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Measuring time complexity

  1. Jan 26, 2005 #1
    In Sipser, "Introduction to the Theory of Computation", a proof that "every t(n) time nondeterministic single-tape Turing machine (where t(n) ≥ n) has an equivalent 2O(t(n)) time deterministic single-tape Turing machine" shows that the running time of the equivalent NTM is [itex]O(t(n)b^{t(n)})[/itex] and then concludes with the statement:

    [tex]O(t(n)b^{t(n)}) = 2^{O(t(n))}[/tex]

    which is not entirely clear to me.

    b in this case is just a constant representing the maximum branching factor of the NTM.

    I guess that [itex]2^{O(t(n))}[/itex] is equivalent to [itex]b^{t(n)}[/itex] since b is a constant and therefore [itex]log_2{b}[/itex] is a constant so we get

    [tex]b^{t(n)} = 2^{(log_2 b)* t(n)} = 2^{O(t(n))}[/tex]

    Correct?

    But, then what happened to the other O(t(n)) (the coefficient of the original expression)? That was not a constant term. It might be n, or nlogn, or n2, or whatever, but certainly not a constant. So why did it just disappear? Is it just that the exponential term so dominates that the t(n) coefficient is dropped as insignificant?
     
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  3. Jan 26, 2005 #2

    Hurkyl

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    It didn't just disappear -- you have to break the RHS into two parts, each part asymptotically bigger than one of the factors of the LHS.
     
  4. Jan 27, 2005 #3
    I don't understand your meaning. Where are the two parts in [itex]2^{O(t(n))}[/itex]?

    Or to put it another way: for argument's sake, suppose that every branch of the original NTM has a length of at most n2, so t(n) = n2 in the original NTM. And further, suppose that the maximum branching factor was just 2. Then we would have the total number of nodes [itex] = O(2^{n^2})[/itex] and the time for traveling from the root to a node = [itex]O({n^2})[/itex]. Therefore, the running time of the equivalent deterministic machine = [itex]O(n^22^{n^2})[/itex]. Can this be simplified to just [itex]2^{O(n^2)}[/itex]? Why?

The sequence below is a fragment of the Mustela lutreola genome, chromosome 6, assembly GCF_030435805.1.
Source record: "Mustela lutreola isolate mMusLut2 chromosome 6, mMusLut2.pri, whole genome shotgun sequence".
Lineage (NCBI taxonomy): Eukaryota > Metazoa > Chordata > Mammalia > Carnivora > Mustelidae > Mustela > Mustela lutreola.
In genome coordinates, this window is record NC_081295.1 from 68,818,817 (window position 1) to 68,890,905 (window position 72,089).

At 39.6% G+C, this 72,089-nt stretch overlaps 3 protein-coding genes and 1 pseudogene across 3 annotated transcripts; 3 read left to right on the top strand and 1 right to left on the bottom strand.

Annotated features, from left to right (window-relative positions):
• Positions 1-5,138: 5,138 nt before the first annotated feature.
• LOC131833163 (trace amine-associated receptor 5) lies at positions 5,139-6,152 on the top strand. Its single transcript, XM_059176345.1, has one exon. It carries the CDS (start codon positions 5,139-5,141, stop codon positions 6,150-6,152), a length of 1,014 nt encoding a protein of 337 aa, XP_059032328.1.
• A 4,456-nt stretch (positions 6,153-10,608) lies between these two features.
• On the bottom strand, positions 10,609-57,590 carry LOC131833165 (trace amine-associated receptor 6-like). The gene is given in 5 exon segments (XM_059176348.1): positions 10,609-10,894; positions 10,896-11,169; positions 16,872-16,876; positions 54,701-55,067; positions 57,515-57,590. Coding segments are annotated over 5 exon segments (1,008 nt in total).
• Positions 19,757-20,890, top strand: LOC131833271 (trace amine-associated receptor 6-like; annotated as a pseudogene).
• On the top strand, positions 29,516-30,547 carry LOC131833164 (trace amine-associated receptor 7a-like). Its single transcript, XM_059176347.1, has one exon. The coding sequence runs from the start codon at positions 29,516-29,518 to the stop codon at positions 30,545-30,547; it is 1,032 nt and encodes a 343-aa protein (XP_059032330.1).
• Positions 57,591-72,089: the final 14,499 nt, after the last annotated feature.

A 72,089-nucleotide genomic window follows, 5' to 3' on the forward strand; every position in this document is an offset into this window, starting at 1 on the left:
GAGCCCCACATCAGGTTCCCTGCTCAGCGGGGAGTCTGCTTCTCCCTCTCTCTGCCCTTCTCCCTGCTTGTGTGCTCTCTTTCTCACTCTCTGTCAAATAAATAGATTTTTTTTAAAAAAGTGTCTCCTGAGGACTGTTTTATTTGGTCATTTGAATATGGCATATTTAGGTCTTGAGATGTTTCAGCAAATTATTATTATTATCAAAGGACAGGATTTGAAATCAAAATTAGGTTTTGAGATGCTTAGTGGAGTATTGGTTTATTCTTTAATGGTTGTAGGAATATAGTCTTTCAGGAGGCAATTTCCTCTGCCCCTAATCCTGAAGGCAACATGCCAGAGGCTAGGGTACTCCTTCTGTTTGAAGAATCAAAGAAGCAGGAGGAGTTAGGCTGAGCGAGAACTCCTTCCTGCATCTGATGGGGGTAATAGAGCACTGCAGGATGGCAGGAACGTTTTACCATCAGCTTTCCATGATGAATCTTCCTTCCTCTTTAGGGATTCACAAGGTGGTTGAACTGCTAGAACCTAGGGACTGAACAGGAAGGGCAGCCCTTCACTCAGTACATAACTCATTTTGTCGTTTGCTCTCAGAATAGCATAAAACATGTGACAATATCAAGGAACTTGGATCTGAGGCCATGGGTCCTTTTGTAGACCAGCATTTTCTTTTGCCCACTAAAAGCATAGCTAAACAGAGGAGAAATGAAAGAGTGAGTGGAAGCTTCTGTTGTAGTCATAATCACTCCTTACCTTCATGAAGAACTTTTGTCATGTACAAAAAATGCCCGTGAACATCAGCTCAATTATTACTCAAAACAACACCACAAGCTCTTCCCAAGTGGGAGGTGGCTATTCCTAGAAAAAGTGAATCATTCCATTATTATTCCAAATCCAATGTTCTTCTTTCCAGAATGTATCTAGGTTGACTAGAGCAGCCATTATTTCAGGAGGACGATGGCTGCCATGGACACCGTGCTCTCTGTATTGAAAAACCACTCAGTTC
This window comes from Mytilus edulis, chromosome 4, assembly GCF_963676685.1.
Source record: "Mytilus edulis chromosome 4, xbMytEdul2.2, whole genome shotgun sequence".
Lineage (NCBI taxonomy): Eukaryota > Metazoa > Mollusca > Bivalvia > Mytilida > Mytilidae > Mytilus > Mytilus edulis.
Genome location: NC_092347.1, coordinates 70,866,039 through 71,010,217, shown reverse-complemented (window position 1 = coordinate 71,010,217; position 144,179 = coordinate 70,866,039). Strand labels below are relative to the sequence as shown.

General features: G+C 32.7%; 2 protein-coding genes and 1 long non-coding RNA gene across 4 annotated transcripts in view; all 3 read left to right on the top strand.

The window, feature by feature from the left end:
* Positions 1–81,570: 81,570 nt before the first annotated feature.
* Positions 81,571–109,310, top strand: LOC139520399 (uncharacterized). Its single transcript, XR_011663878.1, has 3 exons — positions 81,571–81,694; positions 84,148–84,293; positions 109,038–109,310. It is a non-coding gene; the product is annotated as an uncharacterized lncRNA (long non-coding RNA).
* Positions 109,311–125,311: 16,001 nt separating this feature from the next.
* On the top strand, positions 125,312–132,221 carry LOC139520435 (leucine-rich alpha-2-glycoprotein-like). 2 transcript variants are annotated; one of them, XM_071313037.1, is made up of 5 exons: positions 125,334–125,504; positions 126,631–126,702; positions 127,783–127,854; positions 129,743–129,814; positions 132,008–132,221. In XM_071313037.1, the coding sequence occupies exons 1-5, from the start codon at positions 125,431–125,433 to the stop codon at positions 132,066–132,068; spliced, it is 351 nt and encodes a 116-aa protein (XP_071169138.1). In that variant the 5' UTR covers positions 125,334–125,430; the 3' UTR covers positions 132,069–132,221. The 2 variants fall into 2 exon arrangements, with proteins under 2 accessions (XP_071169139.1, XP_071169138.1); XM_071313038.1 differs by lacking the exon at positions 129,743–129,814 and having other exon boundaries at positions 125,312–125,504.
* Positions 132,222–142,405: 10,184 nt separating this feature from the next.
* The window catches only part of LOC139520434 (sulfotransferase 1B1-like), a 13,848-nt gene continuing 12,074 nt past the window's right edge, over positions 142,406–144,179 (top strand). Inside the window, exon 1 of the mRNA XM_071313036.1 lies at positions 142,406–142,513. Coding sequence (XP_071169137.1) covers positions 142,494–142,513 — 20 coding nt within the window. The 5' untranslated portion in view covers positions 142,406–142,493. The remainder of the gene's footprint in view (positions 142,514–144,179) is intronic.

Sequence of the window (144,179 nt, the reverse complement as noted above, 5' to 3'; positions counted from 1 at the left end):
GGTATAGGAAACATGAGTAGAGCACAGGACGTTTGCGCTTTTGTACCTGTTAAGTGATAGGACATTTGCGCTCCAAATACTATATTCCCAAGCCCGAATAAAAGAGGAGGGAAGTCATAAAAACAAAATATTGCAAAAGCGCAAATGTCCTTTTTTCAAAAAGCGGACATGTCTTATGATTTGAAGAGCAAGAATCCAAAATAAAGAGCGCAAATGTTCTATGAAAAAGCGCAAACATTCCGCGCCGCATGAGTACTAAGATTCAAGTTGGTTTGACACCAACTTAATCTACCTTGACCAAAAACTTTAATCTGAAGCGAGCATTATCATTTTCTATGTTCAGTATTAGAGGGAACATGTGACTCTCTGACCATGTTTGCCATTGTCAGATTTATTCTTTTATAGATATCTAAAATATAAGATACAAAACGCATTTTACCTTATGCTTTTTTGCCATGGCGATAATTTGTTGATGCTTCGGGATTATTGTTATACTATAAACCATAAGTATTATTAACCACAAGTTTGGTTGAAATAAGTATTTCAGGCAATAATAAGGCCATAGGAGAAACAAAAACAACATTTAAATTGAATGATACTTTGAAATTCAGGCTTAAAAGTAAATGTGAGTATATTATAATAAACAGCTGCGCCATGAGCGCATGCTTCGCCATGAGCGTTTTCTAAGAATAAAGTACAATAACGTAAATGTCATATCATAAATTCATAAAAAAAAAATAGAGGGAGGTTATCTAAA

5. Jan 27, 2005 #4

    Hurkyl

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    You can almost always break things into two parts if you're creative! How about writing it as the square of 2(1/2) O(t(n))?
     
  6. Jan 27, 2005 #5
    But what is the point of that? (And anyway, ½O(t(n)) is the same as O(t(n)), isn't it?)
     
  7. Jan 27, 2005 #6

    Hurkyl

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    Because you can prove 2^O(t(n)) is asymptotically larger than t(n), and equal to O(b^t(n)), therefore 2^O(t(n)) * 2^O(t(n)) must be asymptotically at least as large as O(t(n) * b^t(n)).

    But what is the point of that? (And anyway, ½O(t(n)) is the same as O(t(n)), isn't it?)

    Yep! But writing it that way makes it clear how I'm breaking it into two parts.
     
  8. Jan 27, 2005 #7
    OK, I see your point.

    Thanks, Hurkyl.
     
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